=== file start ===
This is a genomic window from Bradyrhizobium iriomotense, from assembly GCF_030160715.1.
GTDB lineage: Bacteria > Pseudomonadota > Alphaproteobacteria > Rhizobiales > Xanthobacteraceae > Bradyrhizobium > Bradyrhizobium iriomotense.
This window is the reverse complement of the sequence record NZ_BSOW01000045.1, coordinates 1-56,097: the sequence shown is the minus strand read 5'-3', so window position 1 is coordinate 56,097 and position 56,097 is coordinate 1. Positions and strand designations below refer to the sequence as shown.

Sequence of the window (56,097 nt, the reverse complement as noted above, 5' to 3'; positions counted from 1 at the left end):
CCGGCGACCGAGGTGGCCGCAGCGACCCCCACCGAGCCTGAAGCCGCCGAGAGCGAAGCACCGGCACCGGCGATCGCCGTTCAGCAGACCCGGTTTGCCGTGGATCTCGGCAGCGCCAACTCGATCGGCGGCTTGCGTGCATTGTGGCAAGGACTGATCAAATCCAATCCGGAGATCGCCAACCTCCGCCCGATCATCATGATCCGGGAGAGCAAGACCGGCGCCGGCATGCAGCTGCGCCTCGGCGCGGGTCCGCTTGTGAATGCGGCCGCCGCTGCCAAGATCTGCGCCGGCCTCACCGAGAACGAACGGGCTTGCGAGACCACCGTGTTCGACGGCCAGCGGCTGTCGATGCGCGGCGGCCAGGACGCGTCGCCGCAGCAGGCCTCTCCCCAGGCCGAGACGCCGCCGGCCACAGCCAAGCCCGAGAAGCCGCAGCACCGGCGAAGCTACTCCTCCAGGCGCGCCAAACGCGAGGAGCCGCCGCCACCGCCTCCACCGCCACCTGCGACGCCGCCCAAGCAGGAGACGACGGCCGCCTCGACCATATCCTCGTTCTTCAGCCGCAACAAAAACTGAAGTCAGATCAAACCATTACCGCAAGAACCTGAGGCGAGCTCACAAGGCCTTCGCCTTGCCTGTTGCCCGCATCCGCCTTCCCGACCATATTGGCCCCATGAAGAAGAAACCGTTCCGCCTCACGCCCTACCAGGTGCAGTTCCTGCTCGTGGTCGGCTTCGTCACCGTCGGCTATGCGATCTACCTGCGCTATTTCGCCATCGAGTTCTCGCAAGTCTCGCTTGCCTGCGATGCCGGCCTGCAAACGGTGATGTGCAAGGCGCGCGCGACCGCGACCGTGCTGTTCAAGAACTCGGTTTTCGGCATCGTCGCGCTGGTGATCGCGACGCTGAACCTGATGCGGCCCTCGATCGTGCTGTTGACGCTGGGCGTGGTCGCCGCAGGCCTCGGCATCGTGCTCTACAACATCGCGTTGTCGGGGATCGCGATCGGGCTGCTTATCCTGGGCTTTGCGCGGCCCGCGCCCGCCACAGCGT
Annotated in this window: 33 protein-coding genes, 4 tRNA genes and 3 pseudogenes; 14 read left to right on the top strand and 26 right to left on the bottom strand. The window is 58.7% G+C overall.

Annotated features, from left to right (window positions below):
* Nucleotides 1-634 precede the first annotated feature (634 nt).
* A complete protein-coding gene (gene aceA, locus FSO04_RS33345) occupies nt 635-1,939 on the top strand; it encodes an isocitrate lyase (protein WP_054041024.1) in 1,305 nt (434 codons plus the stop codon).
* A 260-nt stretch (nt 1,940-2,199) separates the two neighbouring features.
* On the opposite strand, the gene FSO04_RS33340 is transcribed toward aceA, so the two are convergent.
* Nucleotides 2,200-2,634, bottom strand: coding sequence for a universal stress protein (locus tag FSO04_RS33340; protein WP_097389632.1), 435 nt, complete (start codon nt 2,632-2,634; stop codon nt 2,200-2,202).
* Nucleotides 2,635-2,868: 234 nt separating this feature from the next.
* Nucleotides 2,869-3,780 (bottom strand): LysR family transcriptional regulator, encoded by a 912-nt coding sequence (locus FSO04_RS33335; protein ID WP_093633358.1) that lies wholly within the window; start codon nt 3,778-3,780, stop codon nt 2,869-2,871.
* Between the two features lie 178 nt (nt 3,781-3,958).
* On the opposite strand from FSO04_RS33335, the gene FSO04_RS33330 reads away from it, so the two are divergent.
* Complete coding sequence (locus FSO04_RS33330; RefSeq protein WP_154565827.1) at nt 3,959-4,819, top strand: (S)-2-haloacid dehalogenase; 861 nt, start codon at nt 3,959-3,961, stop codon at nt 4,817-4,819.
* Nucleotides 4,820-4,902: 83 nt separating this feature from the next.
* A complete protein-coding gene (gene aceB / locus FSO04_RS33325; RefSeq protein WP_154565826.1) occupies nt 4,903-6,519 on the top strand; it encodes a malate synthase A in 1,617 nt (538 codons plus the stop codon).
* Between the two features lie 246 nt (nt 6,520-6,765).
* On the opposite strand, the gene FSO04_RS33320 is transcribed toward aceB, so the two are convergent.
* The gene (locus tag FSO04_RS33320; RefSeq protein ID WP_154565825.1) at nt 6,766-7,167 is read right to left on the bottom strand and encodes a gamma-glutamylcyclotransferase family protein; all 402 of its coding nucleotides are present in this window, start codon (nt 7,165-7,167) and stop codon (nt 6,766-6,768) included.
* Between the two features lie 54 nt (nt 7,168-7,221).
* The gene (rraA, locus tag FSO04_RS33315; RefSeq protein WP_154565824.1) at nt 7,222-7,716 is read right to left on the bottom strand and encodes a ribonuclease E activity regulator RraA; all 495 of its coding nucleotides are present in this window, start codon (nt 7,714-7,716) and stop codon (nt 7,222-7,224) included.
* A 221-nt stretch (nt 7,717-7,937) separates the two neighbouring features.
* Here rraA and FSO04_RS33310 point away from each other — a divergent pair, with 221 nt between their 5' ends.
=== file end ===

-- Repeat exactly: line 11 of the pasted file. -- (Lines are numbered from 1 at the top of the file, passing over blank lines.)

* On the opposite strand, the gene FSO04_RS33340 is transcribed toward aceA, so the two are convergent.